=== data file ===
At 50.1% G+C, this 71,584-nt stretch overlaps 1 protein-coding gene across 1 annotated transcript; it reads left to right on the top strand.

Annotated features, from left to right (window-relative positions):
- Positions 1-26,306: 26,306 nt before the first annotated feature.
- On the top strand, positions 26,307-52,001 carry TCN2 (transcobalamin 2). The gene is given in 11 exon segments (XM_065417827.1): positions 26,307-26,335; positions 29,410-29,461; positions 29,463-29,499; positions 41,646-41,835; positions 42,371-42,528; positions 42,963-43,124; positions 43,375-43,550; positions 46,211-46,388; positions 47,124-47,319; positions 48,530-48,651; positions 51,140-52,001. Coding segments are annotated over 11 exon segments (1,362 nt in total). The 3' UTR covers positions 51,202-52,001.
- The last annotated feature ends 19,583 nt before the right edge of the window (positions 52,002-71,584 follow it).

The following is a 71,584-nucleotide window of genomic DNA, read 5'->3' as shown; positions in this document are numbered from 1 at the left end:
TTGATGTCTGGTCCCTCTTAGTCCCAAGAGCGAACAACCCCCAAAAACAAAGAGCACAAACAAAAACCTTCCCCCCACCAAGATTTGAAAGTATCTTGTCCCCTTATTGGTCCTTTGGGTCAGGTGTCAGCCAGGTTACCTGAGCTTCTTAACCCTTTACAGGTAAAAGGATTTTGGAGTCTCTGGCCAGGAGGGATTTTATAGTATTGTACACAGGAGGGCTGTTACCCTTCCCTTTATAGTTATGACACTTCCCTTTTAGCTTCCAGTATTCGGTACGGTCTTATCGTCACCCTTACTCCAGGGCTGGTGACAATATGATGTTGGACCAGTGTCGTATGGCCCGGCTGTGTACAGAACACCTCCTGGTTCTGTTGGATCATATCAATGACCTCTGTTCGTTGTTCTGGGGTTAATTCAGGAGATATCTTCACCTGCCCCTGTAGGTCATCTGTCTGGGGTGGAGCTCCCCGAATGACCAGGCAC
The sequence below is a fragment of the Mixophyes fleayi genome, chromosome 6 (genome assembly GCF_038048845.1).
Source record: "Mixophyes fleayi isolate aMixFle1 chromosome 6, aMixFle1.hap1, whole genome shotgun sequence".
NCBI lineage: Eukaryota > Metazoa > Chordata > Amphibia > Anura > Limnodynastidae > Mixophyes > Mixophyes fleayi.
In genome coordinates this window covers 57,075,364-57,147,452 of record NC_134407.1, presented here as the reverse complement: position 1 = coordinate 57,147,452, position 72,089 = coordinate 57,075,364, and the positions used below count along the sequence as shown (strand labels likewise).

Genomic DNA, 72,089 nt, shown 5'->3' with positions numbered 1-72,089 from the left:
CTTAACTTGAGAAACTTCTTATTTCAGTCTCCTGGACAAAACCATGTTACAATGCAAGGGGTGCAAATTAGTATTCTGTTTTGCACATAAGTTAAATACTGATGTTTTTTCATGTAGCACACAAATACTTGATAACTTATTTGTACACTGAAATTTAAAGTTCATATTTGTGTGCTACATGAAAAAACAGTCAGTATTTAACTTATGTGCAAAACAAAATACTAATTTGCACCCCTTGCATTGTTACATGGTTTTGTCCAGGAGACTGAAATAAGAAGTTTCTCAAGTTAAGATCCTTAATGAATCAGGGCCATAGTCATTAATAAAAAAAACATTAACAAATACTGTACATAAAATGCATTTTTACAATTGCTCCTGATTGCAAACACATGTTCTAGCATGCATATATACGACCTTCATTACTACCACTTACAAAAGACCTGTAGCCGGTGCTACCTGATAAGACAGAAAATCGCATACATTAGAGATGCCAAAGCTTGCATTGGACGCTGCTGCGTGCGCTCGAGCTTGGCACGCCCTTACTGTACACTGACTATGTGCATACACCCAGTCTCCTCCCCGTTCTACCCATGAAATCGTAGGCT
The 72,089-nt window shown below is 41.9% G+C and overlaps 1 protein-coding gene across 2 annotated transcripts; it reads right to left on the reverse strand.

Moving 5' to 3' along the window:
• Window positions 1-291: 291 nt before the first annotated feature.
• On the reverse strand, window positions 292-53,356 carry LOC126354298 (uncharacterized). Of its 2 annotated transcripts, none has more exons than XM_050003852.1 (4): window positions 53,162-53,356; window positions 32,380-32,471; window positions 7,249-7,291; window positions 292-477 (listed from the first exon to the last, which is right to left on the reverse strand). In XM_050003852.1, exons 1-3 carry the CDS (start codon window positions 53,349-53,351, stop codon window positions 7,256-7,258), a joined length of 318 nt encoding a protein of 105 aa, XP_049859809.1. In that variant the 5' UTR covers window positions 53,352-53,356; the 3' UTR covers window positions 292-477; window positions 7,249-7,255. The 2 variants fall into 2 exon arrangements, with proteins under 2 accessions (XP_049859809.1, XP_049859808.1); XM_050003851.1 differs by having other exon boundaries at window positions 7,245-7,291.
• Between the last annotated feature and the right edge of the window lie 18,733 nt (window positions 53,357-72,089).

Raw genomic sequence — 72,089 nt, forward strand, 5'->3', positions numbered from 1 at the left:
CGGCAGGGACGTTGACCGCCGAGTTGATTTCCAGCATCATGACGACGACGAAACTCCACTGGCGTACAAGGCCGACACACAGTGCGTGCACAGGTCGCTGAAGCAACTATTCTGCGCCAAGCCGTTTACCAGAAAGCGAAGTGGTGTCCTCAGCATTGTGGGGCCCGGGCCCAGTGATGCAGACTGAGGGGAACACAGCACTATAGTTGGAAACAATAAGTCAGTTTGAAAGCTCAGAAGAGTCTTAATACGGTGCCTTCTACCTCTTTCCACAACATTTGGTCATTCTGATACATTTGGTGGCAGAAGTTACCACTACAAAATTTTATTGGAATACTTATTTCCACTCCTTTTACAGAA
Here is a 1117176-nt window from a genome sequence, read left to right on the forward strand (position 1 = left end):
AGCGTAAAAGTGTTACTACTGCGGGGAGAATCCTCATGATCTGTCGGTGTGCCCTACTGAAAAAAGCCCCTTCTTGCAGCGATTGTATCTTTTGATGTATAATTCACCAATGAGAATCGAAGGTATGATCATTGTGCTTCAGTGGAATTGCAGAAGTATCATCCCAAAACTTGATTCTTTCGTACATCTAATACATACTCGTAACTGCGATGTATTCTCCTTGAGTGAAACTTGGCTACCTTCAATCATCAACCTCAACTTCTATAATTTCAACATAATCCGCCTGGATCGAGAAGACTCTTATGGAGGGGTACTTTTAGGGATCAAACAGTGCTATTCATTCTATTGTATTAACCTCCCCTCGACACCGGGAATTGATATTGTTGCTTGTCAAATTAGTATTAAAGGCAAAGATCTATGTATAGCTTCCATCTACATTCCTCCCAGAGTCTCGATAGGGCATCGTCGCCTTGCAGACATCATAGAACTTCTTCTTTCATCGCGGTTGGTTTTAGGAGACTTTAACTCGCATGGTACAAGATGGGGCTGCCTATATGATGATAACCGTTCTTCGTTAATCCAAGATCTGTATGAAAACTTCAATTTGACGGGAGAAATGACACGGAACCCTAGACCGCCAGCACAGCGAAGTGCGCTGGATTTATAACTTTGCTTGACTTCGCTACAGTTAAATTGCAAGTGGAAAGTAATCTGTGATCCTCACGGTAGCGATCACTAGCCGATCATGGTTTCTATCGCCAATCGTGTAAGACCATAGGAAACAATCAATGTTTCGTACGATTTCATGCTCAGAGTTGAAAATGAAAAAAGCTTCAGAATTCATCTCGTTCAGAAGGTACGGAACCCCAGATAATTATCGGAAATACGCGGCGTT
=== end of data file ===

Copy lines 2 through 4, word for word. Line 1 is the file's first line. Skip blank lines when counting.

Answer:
Annotated features, from left to right (window-relative positions):
- Positions 1-26,306: 26,306 nt before the first annotated feature.
- On the top strand, positions 26,307-52,001 carry TCN2 (transcobalamin 2). The gene is given in 11 exon segments (XM_065417827.1): positions 26,307-26,335; positions 29,410-29,461; positions 29,463-29,499; positions 41,646-41,835; positions 42,371-42,528; positions 42,963-43,124; positions 43,375-43,550; positions 46,211-46,388; positions 47,124-47,319; positions 48,530-48,651; positions 51,140-52,001. Coding segments are annotated over 11 exon segments (1,362 nt in total). The 3' UTR covers positions 51,202-52,001.